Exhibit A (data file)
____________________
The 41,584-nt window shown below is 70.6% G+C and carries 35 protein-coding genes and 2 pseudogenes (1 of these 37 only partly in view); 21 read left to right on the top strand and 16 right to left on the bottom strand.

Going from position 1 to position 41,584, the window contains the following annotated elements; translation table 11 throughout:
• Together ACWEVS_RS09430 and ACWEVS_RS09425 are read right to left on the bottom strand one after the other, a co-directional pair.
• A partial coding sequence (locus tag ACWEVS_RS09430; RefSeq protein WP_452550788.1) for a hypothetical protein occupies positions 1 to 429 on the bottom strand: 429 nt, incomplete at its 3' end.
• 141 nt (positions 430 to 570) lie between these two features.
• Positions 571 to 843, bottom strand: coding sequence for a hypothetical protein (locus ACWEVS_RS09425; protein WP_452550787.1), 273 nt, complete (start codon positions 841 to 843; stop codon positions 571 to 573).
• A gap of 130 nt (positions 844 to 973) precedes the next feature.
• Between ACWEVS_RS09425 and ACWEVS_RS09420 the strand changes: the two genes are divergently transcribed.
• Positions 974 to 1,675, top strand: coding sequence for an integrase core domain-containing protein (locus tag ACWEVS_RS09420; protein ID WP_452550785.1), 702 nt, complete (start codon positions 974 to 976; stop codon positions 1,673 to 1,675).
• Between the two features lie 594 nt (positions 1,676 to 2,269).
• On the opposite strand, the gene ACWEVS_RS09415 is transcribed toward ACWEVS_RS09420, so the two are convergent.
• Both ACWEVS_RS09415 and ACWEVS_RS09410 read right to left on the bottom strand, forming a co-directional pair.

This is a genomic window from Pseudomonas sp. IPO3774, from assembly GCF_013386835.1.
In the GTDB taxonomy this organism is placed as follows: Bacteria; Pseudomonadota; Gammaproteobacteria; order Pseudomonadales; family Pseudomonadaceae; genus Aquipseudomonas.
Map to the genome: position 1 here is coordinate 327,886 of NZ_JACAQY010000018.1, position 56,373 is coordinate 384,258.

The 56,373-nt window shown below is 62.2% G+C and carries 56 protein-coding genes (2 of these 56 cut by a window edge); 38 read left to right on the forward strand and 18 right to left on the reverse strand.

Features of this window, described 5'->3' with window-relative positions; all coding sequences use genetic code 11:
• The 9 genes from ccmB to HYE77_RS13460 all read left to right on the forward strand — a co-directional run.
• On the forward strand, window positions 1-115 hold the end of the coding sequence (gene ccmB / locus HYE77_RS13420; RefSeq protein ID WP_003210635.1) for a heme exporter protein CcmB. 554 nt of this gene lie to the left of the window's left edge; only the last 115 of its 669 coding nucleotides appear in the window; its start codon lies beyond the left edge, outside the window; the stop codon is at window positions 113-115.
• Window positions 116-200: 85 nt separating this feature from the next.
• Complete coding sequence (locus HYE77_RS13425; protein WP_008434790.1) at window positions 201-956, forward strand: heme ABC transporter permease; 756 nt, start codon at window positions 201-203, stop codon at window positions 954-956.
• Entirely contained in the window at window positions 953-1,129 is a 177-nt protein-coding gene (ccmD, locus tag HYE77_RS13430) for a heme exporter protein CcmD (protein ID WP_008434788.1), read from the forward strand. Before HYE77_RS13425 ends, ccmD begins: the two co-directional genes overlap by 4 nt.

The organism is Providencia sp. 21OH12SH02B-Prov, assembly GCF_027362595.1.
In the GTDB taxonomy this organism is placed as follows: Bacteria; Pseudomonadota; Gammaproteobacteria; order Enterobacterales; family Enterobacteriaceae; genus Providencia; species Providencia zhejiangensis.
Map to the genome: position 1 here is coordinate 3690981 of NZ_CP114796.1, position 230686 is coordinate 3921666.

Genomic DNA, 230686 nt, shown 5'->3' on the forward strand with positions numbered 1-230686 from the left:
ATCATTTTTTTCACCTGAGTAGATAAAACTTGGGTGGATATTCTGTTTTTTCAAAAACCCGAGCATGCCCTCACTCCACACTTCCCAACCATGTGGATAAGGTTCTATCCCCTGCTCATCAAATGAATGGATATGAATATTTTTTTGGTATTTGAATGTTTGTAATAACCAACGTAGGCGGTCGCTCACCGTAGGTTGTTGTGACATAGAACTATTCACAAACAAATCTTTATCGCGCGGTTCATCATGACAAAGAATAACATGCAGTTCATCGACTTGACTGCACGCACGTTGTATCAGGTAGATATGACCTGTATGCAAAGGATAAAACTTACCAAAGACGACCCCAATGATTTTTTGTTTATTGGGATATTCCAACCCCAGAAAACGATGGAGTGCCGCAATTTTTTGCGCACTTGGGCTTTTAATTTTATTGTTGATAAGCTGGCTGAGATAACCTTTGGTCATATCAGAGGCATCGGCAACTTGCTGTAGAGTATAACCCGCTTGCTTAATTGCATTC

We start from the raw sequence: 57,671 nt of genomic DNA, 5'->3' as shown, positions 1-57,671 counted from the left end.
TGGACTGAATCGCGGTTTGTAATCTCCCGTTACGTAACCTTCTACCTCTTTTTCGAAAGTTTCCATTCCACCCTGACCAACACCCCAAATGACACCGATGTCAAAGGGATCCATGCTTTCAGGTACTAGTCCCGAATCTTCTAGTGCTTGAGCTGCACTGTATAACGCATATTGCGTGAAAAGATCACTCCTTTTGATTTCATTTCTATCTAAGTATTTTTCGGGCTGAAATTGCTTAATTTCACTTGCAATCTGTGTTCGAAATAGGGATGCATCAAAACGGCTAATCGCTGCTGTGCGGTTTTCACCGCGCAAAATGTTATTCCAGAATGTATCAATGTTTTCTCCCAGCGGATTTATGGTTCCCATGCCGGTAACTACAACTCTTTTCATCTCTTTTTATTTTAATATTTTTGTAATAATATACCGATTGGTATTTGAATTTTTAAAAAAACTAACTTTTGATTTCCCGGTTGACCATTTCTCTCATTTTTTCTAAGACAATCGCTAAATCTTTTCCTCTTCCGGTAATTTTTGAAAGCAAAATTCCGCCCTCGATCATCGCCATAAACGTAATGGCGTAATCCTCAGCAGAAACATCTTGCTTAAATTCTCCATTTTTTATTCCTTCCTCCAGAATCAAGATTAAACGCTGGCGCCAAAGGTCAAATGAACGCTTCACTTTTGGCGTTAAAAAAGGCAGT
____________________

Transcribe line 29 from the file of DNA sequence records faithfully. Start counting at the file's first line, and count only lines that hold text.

TGGACTGAATCGCGGTTTGTAATCTCCCGTTACGTAACCTTCTACCTCTTTTTCGAAAGTTTCCATTCCACCCTGACCAACACCCCAAATGACACCGATGTCAAAGGGATCCATGCTTTCAGGTACTAGTCCCGAATCTTCTAGTGCTTGAGCTGCACTGTATAACGCATATTGCGTGAAAAGATCACTCCTTTTGATTTCATTTCTATCTAAGTATTTTTCGGGCTGAAATTGCTTAATTTCACTTGCAATCTGTGTTCGAAATAGGGATGCATCAAAACGGCTAATCGCTGCTGTGCGGTTTTCACCGCGCAAAATGTTATTCCAGAATGTATCAATGTTTTCTCCCAGCGGATTTATGGTTCCCATGCCGGTAACTACAACTCTTTTCATCTCTTTTTATTTTAATATTTTTGTAATAATATACCGATTGGTATTTGAATTTTTAAAAAAACTAACTTTTGATTTCCCGGTTGACCATTTCTCTCATTTTTTCTAAGACAATCGCTAAATCTTTTCCTCTTCCGGTAATTTTTGAAAGCAAAATTCCGCCCTCGATCATCGCCATAAACGTAATGGCGTAATCCTCAGCAGAAACATCTTGCTTAAATTCTCCATTTTTTATTCCTTCCTCCAGAATCAAGATTAAACGCTGGCGCCAAAGGTCAAATGAACGCTTCACTTTTGGCGTTAAAAAAGGCAGT